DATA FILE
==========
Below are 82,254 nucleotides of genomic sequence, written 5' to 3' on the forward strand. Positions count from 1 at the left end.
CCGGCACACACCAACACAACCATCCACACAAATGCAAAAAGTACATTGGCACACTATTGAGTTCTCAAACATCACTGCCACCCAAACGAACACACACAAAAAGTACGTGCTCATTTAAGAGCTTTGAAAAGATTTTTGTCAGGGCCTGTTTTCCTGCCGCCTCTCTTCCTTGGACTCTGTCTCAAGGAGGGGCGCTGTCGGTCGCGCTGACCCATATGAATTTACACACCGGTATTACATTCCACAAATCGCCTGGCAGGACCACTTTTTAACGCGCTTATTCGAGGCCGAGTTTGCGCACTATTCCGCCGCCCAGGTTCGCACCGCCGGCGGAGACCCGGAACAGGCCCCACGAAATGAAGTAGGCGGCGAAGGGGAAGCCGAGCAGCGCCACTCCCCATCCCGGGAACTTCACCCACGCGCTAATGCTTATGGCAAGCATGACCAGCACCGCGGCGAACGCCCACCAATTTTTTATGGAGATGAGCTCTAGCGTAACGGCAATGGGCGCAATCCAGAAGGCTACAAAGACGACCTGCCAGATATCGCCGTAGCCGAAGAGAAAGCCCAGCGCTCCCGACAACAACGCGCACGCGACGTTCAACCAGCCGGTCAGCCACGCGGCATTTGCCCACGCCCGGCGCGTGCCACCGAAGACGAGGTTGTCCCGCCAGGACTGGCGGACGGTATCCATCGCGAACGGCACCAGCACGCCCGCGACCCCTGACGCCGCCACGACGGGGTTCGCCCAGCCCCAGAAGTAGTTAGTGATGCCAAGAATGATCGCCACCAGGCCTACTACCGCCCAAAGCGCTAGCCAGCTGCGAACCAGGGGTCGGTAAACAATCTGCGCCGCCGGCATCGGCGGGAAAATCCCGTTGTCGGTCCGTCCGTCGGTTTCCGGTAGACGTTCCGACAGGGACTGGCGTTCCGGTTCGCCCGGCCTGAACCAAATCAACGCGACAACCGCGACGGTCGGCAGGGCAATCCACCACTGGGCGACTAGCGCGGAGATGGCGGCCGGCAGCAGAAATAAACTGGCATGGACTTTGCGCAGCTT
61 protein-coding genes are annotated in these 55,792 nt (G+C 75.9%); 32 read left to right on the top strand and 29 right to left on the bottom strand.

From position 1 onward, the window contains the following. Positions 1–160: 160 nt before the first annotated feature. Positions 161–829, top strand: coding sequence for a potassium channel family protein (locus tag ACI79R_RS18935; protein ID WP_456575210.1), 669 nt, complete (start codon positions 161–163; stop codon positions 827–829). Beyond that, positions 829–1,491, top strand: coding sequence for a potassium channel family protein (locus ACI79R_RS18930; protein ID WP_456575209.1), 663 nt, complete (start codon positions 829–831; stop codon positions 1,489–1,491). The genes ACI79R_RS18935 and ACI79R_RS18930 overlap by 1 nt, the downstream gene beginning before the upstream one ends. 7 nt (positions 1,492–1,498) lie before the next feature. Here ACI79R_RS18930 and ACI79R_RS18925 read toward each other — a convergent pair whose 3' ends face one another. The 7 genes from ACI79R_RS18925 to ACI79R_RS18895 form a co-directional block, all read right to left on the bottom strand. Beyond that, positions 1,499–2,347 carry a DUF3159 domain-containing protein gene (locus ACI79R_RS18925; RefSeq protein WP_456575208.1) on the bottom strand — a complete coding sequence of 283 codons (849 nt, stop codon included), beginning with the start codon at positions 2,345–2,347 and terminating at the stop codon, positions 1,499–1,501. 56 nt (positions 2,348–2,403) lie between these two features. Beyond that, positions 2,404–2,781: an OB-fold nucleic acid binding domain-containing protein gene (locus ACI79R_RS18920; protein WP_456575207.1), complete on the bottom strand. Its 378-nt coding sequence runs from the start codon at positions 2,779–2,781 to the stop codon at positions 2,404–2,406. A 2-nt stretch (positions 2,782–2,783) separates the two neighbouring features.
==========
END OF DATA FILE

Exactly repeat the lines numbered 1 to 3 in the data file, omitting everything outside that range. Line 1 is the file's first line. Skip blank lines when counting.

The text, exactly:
Below are 82,254 nucleotides of genomic sequence, written 5' to 3' on the forward strand. Positions count from 1 at the left end.
CCGGCACACACCAACACAACCATCCACACAAATGCAAAAAGTACATTGGCACACTATTGAGTTCTCAAACATCACTGCCACCCAAACGAACACACACAAAAAGTACGTGCTCATTTAAGAGCTTTGAAAAGATTTTTGTCAGGGCCTGTTTTCCTGCCGCCTCTCTTCCTTGGACTCTGTCTCAAGGAGGGGCGCTGTCGGTCGCGCTGACCCATATGAATTTACACACCGGTATTACATTCCACAAATCGCCTGGCAGGACCACTTTTTAACGCGCTTATTCGAGGCCGAGTTTGCGCACTATTCCGCCGCCCAGGTTCGCACCGCCGGCGGAGACCCGGAACAGGCCCCACGAAATGAAGTAGGCGGCGAAGGGGAAGCCGAGCAGCGCCACTCCCCATCCCGGGAACTTCACCCACGCGCTAATGCTTATGGCAAGCATGACCAGCACCGCGGCGAACGCCCACCAATTTTTTATGGAGATGAGCTCTAGCGTAACGGCAATGGGCGCAATCCAGAAGGCTACAAAGACGACCTGCCAGATATCGCCGTAGCCGAAGAGAAAGCCCAGCGCTCCCGACAACAACGCGCACGCGACGTTCAACCAGCCGGTCAGCCACGCGGCATTTGCCCACGCCCGGCGCGTGCCACCGAAGACGAGGTTGTCCCGCCAGGACTGGCGGACGGTATCCATCGCGAACGGCACCAGCACGCCCGCGACCCCTGACGCCGCCACGACGGGGTTCGCCCAGCCCCAGAAGTAGTTAGTGATGCCAAGAATGATCGCCACCAGGCCTACTACCGCCCAAAGCGCTAGCCAGCTGCGAACCAGGGGTCGGTAAACAATCTGCGCCGCCGGCATCGGCGGGAAAATCCCGTTGTCGGTCCGTCCGTCGGTTTCCGGTAGACGTTCCGACAGGGACTGGCGTTCCGGTTCGCCCGGCCTGAACCAAATCAACGCGACAACCGCGACGGTCGGCAGGGCAATCCACCACTGGGCGACTAGCGCGGAGATGGCGGCCGGCAGCAGAAATAAACTGGCATGGACTTTGCGCAGCTT
61 protein-coding genes are annotated in these 55,792 nt (G+C 75.9%); 32 read left to right on the top strand and 29 right to left on the bottom strand.